I can’t stand the Initial Development history section of the Podcasting entry at Wikipedia. It’s horribly written and full of accusations and people’s names inserted just to mark themselves into the story. I was only half joking about editing the section, but I’m not now. I have no part in podcasting so I have nothing to win or lose by what’s listed in the history of podcasting–well, other than it pains me to see the Wikipedia entry as it now stands.
Following is a history, rewritten from the existing entry and taking into account current discussions. I do have a Wikipedia account, and will edit it under my account name (Shelleyp). Let me know critical elements that are missing from this history. Questions about items are embedded and if anyone has the answers, let me know.
What makes podcasting unique from other digitalized audio technologies is the use of syndication feed enclosures to automatically download audio files for those subscribed to the particular feed. The concept of using syndication feeds for this purpose originated with a draft proposal submitted by Tristan Louis, in addition to conversations between Dave Winer, author of the Really Simply Syndication (RSS) format, Adam Curry, and others. To facilitate this functionality, Winer created a new version of RSS, RSS 0.92, adding a new element, enclosure. He demonstrated, publicly, how it would work by enclosing a Grateful Dead song, January 12th, 2001.
The use of the enclosure element to push audio files originally had slow acceptance among webloggers or tool developers. Winer incorporated RSS enclosures into the Userland weblogging product, Radio. Since Radio had a built-in aggregator, it provided end-to-end podcasting support, though the term most used at the time was audio-blog or audioblog.
In June of 2003, Stephen Downes demonstrated aggregation and syndication of audio files using RSS in his Ed Radio application. Ed Radio scanned RSS feeds for MP3 files, collected them into a single feed, and made the result available as SMIL or Webjay audio feeds. In September of that same year, Winer created an RSS-with-enclosures feed for his Harvard Berkman Center colleague Christopher Lydon. In his announcement of Lydon’s audio-enclosure feed, Winer challenged other aggregator developers to support this new form of content and provide enclosure support. Pete Prodoehl released a skin for the Amphetadesk aggregator that displayed enclosure links; not long after.. (Who was the first third party aggregators to provide RSS enclosure support in addition to Pete?)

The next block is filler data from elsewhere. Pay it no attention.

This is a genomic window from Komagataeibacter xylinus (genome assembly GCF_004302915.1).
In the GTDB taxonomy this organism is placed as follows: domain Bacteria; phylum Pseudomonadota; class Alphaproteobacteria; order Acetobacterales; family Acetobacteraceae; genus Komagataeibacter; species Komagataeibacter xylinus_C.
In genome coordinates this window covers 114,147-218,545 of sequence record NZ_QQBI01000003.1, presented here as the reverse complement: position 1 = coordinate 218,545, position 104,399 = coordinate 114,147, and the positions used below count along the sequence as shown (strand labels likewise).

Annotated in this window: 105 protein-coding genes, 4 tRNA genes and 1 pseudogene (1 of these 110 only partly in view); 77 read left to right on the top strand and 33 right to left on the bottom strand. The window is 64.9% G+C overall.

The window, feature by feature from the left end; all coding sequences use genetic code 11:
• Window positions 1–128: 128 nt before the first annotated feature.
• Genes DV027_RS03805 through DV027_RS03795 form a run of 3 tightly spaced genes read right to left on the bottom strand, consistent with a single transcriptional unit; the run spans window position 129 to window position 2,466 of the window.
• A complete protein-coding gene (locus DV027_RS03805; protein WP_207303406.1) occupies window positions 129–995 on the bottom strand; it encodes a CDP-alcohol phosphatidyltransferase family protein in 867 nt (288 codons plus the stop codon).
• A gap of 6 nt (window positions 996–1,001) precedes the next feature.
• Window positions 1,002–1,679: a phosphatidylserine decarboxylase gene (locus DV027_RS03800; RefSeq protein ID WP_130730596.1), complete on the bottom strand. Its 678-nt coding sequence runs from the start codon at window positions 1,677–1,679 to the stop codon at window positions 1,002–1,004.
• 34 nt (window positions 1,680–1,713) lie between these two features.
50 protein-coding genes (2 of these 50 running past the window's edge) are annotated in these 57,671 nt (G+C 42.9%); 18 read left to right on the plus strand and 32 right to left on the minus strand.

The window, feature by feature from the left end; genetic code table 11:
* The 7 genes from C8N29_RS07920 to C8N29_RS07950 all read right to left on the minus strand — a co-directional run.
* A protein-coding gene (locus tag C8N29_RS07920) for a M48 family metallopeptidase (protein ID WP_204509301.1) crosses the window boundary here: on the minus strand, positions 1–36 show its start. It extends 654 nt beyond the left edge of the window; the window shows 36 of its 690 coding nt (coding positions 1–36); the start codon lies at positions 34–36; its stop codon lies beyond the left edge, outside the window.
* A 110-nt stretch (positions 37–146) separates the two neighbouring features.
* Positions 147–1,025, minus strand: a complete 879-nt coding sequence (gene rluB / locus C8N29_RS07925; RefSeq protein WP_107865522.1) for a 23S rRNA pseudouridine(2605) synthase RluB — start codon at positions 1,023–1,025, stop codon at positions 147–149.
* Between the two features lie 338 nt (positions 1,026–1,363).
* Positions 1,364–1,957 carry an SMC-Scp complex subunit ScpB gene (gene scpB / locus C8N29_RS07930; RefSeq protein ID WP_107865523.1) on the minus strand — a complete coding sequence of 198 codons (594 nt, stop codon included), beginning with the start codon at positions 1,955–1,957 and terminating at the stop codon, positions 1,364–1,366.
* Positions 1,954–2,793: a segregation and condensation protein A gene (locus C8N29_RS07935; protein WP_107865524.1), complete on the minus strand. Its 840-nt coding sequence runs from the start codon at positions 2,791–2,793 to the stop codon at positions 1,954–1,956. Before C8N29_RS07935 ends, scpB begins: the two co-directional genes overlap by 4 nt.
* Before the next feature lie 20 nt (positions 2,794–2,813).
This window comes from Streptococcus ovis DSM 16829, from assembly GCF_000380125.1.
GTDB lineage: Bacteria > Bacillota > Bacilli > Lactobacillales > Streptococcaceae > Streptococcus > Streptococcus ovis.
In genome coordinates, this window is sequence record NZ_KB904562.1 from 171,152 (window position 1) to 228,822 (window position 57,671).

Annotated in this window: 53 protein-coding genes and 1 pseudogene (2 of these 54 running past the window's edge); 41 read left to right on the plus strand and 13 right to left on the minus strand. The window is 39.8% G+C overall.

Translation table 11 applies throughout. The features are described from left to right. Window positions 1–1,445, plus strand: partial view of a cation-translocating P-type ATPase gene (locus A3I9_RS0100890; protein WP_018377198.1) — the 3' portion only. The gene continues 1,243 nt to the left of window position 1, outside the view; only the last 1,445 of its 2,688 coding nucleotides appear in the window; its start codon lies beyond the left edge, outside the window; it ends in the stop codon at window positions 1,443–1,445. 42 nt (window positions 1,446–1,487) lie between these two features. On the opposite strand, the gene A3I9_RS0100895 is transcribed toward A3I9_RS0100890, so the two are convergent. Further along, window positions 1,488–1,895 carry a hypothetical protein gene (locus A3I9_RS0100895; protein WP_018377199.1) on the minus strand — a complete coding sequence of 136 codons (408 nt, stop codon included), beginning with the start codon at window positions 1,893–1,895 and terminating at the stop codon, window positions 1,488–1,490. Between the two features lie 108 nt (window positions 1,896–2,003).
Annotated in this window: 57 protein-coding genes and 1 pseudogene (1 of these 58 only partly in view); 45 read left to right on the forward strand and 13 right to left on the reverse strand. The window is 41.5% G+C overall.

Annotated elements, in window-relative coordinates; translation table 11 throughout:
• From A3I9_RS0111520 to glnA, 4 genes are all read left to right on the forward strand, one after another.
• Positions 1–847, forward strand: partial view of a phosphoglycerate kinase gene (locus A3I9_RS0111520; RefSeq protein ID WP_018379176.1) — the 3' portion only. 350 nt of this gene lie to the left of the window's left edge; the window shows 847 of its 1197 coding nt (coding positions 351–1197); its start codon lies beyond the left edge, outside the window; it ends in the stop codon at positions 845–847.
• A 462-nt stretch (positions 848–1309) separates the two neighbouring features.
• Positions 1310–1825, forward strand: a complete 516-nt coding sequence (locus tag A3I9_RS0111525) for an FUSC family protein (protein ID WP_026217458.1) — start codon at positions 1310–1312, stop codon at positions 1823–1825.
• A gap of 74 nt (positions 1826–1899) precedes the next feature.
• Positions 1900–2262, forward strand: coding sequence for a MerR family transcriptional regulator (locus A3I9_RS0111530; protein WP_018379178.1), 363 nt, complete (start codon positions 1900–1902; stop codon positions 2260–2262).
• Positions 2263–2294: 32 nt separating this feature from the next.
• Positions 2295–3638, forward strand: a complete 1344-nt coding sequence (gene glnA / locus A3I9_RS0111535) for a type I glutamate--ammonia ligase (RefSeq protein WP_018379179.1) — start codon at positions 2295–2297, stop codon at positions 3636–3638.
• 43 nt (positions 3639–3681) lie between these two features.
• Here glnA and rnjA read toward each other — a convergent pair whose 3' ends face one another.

A month later, at the first Bloggercon held at Harvard, Kevin Marks was invited to demonstrate a script to download RSS enclosures to iTunes and synchronize them onto an iPod. Following, on October 12, 2003, Curry offered his blog readers a RSStoiPod script that would do the same. Curry put his Applescript in open source and called it ipodder, at ipodder.org, and encouraged other developers to build on the idea.
Possibly the first use of the term “podcasting”, itself, was as a synonym for audioblogging or weblog-based amateur radio in an article by Ben Hammersley in The Guardian on February 12, 2004. In September of 2004, Dannie Gregoire also used the term to describe the automatic download and synchronization of audio content; he also registered several ‘podcast’ related domains. His and Hammersley’s use of ‘podcast’ was picked up by leading podcasting evangelists such as Winer and Curry and entered common usage.
I still have to add links, but the text is what I’m planning on adding. Note that this cuts out many of the uses and examples of podcasting, which should either be removed entirely from the Wikipedia item, or moved into the section on popularization, or even a new section on history of podcasting tools and technologies. These are, in my opinion, the key elements of the history of podcasting, without enthroning individuals, and without referencing every person who touched podcasting, or even thought about it from the years 2000 through 2004.
You also will also note that I removed the reference to enclosures being in the RDF version of RSS. This is the history of podcasting, and regardless of what other technologies existed at the time that could implement syndication based subscription and production of audio file enclosures, the popularization of the concept of podcasting began with RSS 0.92. This is a history of podcasting, not syndication and media or streaming and media.
What key critical elements am I missing? Who contributed a significant element to podcasting who should specifically be mentioned by name? What errors have I made?
I’m not worried about the grammar so much, because this can be edited after I add the material. But I don’t want to upload this to Wikipedia and have it form the basis of an edit war because so and so was included while so and so was not. I’d like dialog on this before I make the edit.
Note, when I do make this edit I am aware that yes it can be backed out. That’s the nature of Wikipedia, and especially with contentious subjects, ‘owning’ the history is almost as important as ‘owning’ the discovery. However, note to those of you who want to write yourself into this history: it is contrary to Wikipedia’s procedures for you to edit an entry to add or modify entries about yourself. If you feel an error has been made, or that you have been erroneously omitted, initiate a discussion item associated with the article rather than edit the article yourself.
Or, in other words, as my friend Bud the camel would say: Stop screwing with Wikipedia! You’re really pissing me off!
(What surprises me the most about this article is how many of the people referenced in this entry have a Wikipedia page about themselves.)